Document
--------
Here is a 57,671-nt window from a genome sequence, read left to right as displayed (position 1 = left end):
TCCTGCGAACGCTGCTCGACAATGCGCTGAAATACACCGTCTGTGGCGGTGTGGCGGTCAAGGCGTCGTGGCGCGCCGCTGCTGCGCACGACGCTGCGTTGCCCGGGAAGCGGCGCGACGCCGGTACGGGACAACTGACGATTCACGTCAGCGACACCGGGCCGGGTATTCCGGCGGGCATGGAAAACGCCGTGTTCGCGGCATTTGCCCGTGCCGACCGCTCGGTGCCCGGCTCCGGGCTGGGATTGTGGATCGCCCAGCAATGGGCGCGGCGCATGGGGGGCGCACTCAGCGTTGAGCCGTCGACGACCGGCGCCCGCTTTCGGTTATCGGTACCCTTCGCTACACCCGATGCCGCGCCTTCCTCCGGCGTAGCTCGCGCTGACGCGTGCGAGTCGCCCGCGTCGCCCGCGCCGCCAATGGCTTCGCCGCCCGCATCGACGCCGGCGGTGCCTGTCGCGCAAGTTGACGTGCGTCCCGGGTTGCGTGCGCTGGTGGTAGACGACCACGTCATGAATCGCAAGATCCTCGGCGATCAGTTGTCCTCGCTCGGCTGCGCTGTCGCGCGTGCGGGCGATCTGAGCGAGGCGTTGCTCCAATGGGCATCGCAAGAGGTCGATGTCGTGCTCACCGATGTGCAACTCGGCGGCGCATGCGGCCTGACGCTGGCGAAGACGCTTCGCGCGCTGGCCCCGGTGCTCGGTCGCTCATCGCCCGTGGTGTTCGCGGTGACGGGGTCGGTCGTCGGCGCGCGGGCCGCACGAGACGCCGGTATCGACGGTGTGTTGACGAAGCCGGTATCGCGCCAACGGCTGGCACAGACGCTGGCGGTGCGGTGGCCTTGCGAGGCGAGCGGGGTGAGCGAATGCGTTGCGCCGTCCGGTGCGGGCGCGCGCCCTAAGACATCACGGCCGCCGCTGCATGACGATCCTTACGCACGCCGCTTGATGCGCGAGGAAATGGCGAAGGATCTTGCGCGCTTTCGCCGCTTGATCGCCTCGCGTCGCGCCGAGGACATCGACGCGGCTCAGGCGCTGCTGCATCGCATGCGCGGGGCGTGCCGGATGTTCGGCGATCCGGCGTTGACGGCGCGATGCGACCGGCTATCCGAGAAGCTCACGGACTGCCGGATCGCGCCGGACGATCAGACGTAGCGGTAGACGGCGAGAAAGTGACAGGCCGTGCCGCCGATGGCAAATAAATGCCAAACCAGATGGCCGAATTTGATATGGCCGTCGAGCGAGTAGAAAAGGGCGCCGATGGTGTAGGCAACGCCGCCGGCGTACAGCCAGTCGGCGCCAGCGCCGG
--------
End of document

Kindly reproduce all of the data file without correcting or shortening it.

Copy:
Here is a 57,671-nt window from a genome sequence, read left to right as displayed (position 1 = left end):
TCCTGCGAACGCTGCTCGACAATGCGCTGAAATACACCGTCTGTGGCGGTGTGGCGGTCAAGGCGTCGTGGCGCGCCGCTGCTGCGCACGACGCTGCGTTGCCCGGGAAGCGGCGCGACGCCGGTACGGGACAACTGACGATTCACGTCAGCGACACCGGGCCGGGTATTCCGGCGGGCATGGAAAACGCCGTGTTCGCGGCATTTGCCCGTGCCGACCGCTCGGTGCCCGGCTCCGGGCTGGGATTGTGGATCGCCCAGCAATGGGCGCGGCGCATGGGGGGCGCACTCAGCGTTGAGCCGTCGACGACCGGCGCCCGCTTTCGGTTATCGGTACCCTTCGCTACACCCGATGCCGCGCCTTCCTCCGGCGTAGCTCGCGCTGACGCGTGCGAGTCGCCCGCGTCGCCCGCGCCGCCAATGGCTTCGCCGCCCGCATCGACGCCGGCGGTGCCTGTCGCGCAAGTTGACGTGCGTCCCGGGTTGCGTGCGCTGGTGGTAGACGACCACGTCATGAATCGCAAGATCCTCGGCGATCAGTTGTCCTCGCTCGGCTGCGCTGTCGCGCGTGCGGGCGATCTGAGCGAGGCGTTGCTCCAATGGGCATCGCAAGAGGTCGATGTCGTGCTCACCGATGTGCAACTCGGCGGCGCATGCGGCCTGACGCTGGCGAAGACGCTTCGCGCGCTGGCCCCGGTGCTCGGTCGCTCATCGCCCGTGGTGTTCGCGGTGACGGGGTCGGTCGTCGGCGCGCGGGCCGCACGAGACGCCGGTATCGACGGTGTGTTGACGAAGCCGGTATCGCGCCAACGGCTGGCACAGACGCTGGCGGTGCGGTGGCCTTGCGAGGCGAGCGGGGTGAGCGAATGCGTTGCGCCGTCCGGTGCGGGCGCGCGCCCTAAGACATCACGGCCGCCGCTGCATGACGATCCTTACGCACGCCGCTTGATGCGCGAGGAAATGGCGAAGGATCTTGCGCGCTTTCGCCGCTTGATCGCCTCGCGTCGCGCCGAGGACATCGACGCGGCTCAGGCGCTGCTGCATCGCATGCGCGGGGCGTGCCGGATGTTCGGCGATCCGGCGTTGACGGCGCGATGCGACCGGCTATCCGAGAAGCTCACGGACTGCCGGATCGCGCCGGACGATCAGACGTAGCGGTAGACGGCGAGAAAGTGACAGGCCGTGCCGCCGATGGCAAATAAATGCCAAACCAGATGGCCGAATTTGATATGGCCGTCGAGCGAGTAGAAAAGGGCGCCGATGGTGTAGGCAACGCCGCCGGCGTACAGCCAGTCGGCGCCAGCGCCGG